Borax vs Bicarbonate of Soda: Who Wins To Make Your Laser Burns Darker?

by Alban Bredou

Being very lucky and very spoiled, I have a number of CNC machines and lasers, starting from the 3018-Pro with 5.5W laser. Then, up to the 6550 with a 15W and later 40W, to my weapon of choice right now: The Mandrill with 40W laser

 – although I have just built my brand new YoraHome CNC Laser Engraving Machine 6550-Pro (All-In-One System) with its 80W diode laser.

So, that may take over laser wise and I’ll leave the Mandrill for engraving. 

Throughout my trials and general "having a go test, trying to get the perfect burn has been the aim.

Some people like the sepia brown style burn, others want their burns to look as dark as possible and the debate over what to use to make laser engraving appear darker has raged on.

Using Borax or Bicarbonate of Soda? If so, what proportions, how to put it on, how long to leave it on, does it actually make any difference, or are there any other options out there?

The time has come for me to try to answer at least some of those questions.

Testing Time

A while ago I did some testing on preparing slate to laser engrave, What You Need To Know About Laser Engraving On Slate  and since that had turned out well, I thought I’d use the same template again, only this time I was going to use Lightburn, meaning I could differentiate burn styles between the line shapes, the text and the image.

Template for laser test

 First thing first, I needed to divide up the board into equal sections.

Board in sections for testing

 

Smoothing the board and using painters' tape

Once divided, I could then use my little orbital sander to smooth 3 sections of the board and then cover with painters’ tape 3 areas. 

Board with painters tape

 

Bicarbonate of Soda

Having divided up and masked the board I could start by putting the bicarbonate of soda solution on one section.

After reading lots of different bits of advice on how much bicarb. to water to use, I settled on 1 teaspoon to 250 ml of hot water.

 

Water & Bicarb mix

 

Once thoroughly mixed, I then used a foam “brush” to apply the solution to the board.

 Applying the test solution

 After a couple of minutes, I wiped off excess liquid with a paper towel.

 Wiping off the excess

I left the board to dry, then re-arranged the painters’ tape to leave the last section.

 

Borax

To apply the borax solution I repeated the same process as before, using the same 1 teaspoon to 250 ml of hot water.

This gave me a board with the following layout:

 

The obvious thing to do was to run exactly the same thing on all 4 sections.

Lightburn test template x 4

The values for power and speed are irrelevant here, it is what the solutions did or did not do that I was looking at. But in case you are interested I ran the burn at 2000 mm/min at 40% power.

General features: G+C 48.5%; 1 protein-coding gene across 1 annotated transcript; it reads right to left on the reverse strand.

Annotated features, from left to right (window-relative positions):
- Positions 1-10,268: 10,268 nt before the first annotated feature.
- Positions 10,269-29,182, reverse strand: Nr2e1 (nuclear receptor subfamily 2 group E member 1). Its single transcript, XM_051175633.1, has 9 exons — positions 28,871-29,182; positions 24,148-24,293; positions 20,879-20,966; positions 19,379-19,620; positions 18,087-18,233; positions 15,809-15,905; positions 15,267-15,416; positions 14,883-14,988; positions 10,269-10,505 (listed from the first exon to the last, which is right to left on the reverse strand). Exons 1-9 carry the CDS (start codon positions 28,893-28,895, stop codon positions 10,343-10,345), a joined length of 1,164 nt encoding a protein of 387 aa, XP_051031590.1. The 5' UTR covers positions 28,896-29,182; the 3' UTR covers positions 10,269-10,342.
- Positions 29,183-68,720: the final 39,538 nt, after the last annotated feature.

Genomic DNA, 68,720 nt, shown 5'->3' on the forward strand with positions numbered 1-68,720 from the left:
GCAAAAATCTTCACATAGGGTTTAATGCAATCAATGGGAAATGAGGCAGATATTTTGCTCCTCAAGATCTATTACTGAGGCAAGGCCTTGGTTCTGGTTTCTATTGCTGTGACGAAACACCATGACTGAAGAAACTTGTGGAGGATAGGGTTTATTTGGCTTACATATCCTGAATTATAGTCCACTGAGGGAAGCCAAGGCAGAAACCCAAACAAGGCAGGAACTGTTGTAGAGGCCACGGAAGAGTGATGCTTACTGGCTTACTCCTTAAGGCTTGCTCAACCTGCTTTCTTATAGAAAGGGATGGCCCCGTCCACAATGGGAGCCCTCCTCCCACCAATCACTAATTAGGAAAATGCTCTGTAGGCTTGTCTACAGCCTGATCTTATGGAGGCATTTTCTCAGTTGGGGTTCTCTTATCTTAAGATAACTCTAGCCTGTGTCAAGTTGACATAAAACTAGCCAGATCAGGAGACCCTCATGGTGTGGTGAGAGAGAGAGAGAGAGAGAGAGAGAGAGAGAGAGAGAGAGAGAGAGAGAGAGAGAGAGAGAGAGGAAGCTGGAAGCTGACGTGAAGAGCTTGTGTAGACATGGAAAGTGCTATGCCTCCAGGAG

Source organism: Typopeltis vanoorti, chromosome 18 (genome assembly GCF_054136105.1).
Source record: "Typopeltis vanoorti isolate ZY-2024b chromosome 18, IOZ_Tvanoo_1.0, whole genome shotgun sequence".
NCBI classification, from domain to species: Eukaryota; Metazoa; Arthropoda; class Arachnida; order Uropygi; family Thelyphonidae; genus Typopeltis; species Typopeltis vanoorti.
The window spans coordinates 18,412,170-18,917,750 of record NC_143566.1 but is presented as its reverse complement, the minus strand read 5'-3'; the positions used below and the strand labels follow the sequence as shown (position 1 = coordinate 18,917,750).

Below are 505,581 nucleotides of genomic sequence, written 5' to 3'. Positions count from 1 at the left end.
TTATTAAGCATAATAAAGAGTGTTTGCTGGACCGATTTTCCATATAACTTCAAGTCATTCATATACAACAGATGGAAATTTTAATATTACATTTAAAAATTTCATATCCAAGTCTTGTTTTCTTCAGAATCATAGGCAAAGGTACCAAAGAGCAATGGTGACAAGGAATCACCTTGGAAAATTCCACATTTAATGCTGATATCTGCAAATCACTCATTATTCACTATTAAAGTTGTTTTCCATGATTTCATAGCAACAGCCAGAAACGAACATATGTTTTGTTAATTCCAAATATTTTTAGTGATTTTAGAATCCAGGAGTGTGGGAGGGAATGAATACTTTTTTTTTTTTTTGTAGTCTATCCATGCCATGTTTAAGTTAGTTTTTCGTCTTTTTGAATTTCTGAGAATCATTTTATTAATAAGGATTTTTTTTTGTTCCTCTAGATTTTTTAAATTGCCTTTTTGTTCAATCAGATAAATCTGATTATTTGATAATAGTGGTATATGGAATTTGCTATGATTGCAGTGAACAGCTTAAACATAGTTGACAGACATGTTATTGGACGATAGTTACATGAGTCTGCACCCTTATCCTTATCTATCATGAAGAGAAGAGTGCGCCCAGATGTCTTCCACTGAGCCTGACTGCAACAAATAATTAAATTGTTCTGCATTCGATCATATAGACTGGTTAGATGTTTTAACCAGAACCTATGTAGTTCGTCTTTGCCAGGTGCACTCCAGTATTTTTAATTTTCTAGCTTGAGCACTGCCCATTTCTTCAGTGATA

Did using Borax or Bicarbonate of Soda make a difference?

Test of Borax and Bicarb

 

Well, it definitely did.

Between un-sanded and sanded, the major difference was in the colour of the wood, not so much on the burn.

The Bicarbonate of Soda solution definitely made the burn appear darker, but also had a yellowing effect on the wood.

The Borax solution made the burn appear darker without altering the colour of the wood. Perhaps this was the magic formula after all.

But, I had read about other options for darkening the burns, so I flipped over the board, sanded the whole board and tried a few more options.

The first variation was very obvious, go over the burn a second time. This was a huge improvement on the single pass.

Making two passes

 

So, what would slowing down do? The second section was done at half speed, so 1000 mm/min at 40% power. 

Yep, big improvement again.

Now, the next variation seems completely counterintuitive I know, the idea is to run slightly out of focus........ I moved the laser 1 mm higher and went back to 2000 mm/min at 40% power.

Hmmm, not very sharp or clear, so not too impressed with that option.

But there was one more thing I’d read about that I really wanted to try – using shoe polish, yes seriously, the type with the foam attachment that you just dab on.

Single pass with shoe polish

 

I read to dab it on, leave for a minute, then clean off with Isopropanol, hahahaha abject fail

Perhaps if the wood was painted or lacquered first it would work, but on sanded wood it stained really badly, there's no shadow on the picture. Admittedly the burn did look darker a bit darker as well.

Is there a magic formula?

In reality, if you want your burns to be darker you have a few basic choices, slow down, do more than 1 pass or use a mild borax solution.

Yes, we come back to the "usual" answer, practise, practise, practise and test first on a piece of scrap material.

Whatever you do, you can be sure that using a YoraHome laser will give you hours of fun and enjoyment and after a bit of practise you will get the level of burn and darkness that you can be happy with.